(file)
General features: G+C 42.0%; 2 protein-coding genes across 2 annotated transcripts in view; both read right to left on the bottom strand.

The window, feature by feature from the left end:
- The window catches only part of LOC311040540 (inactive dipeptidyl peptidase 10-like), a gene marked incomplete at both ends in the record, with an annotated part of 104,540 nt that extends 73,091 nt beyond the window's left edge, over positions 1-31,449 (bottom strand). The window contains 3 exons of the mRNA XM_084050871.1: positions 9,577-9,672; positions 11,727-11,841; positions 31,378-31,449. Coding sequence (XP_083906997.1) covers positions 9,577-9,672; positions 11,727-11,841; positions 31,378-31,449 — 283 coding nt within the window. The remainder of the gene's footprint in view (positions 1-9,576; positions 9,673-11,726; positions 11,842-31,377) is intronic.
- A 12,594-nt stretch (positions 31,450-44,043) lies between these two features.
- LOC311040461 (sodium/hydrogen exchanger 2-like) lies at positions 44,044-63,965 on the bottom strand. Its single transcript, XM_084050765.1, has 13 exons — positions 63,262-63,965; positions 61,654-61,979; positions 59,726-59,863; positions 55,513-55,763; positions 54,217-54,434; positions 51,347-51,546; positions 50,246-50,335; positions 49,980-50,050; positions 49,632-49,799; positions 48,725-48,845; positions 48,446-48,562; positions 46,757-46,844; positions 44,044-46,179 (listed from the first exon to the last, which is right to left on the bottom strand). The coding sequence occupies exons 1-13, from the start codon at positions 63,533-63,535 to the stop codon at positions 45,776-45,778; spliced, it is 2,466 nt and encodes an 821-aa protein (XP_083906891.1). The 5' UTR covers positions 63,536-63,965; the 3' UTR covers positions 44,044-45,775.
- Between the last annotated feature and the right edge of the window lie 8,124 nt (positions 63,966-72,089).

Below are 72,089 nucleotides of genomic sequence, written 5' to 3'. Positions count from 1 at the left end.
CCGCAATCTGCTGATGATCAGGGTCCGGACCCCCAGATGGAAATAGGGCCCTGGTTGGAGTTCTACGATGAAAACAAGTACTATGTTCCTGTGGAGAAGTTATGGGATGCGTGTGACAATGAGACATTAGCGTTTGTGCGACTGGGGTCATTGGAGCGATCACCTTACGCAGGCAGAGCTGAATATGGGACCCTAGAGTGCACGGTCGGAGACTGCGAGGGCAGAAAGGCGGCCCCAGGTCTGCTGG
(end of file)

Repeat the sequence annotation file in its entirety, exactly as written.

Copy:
General features: G+C 42.0%; 2 protein-coding genes across 2 annotated transcripts in view; both read right to left on the bottom strand.

The window, feature by feature from the left end:
- The window catches only part of LOC311040540 (inactive dipeptidyl peptidase 10-like), a gene marked incomplete at both ends in the record, with an annotated part of 104,540 nt that extends 73,091 nt beyond the window's left edge, over positions 1-31,449 (bottom strand). The window contains 3 exons of the mRNA XM_084050871.1: positions 9,577-9,672; positions 11,727-11,841; positions 31,378-31,449. Coding sequence (XP_083906997.1) covers positions 9,577-9,672; positions 11,727-11,841; positions 31,378-31,449 — 283 coding nt within the window. The remainder of the gene's footprint in view (positions 1-9,576; positions 9,673-11,726; positions 11,842-31,377) is intronic.
- A 12,594-nt stretch (positions 31,450-44,043) lies between these two features.
- LOC311040461 (sodium/hydrogen exchanger 2-like) lies at positions 44,044-63,965 on the bottom strand. Its single transcript, XM_084050765.1, has 13 exons — positions 63,262-63,965; positions 61,654-61,979; positions 59,726-59,863; positions 55,513-55,763; positions 54,217-54,434; positions 51,347-51,546; positions 50,246-50,335; positions 49,980-50,050; positions 49,632-49,799; positions 48,725-48,845; positions 48,446-48,562; positions 46,757-46,844; positions 44,044-46,179 (listed from the first exon to the last, which is right to left on the bottom strand). The coding sequence occupies exons 1-13, from the start codon at positions 63,533-63,535 to the stop codon at positions 45,776-45,778; spliced, it is 2,466 nt and encodes an 821-aa protein (XP_083906891.1). The 5' UTR covers positions 63,536-63,965; the 3' UTR covers positions 44,044-45,775.
- Between the last annotated feature and the right edge of the window lie 8,124 nt (positions 63,966-72,089).

Below are 72,089 nucleotides of genomic sequence, written 5' to 3'. Positions count from 1 at the left end.
CCGCAATCTGCTGATGATCAGGGTCCGGACCCCCAGATGGAAATAGGGCCCTGGTTGGAGTTCTACGATGAAAACAAGTACTATGTTCCTGTGGAGAAGTTATGGGATGCGTGTGACAATGAGACATTAGCGTTTGTGCGACTGGGGTCATTGGAGCGATCACCTTACGCAGGCAGAGCTGAATATGGGACCCTAGAGTGCACGGTCGGAGACTGCGAGGGCAGAAAGGCGGCCCCAGGTCTGCTGG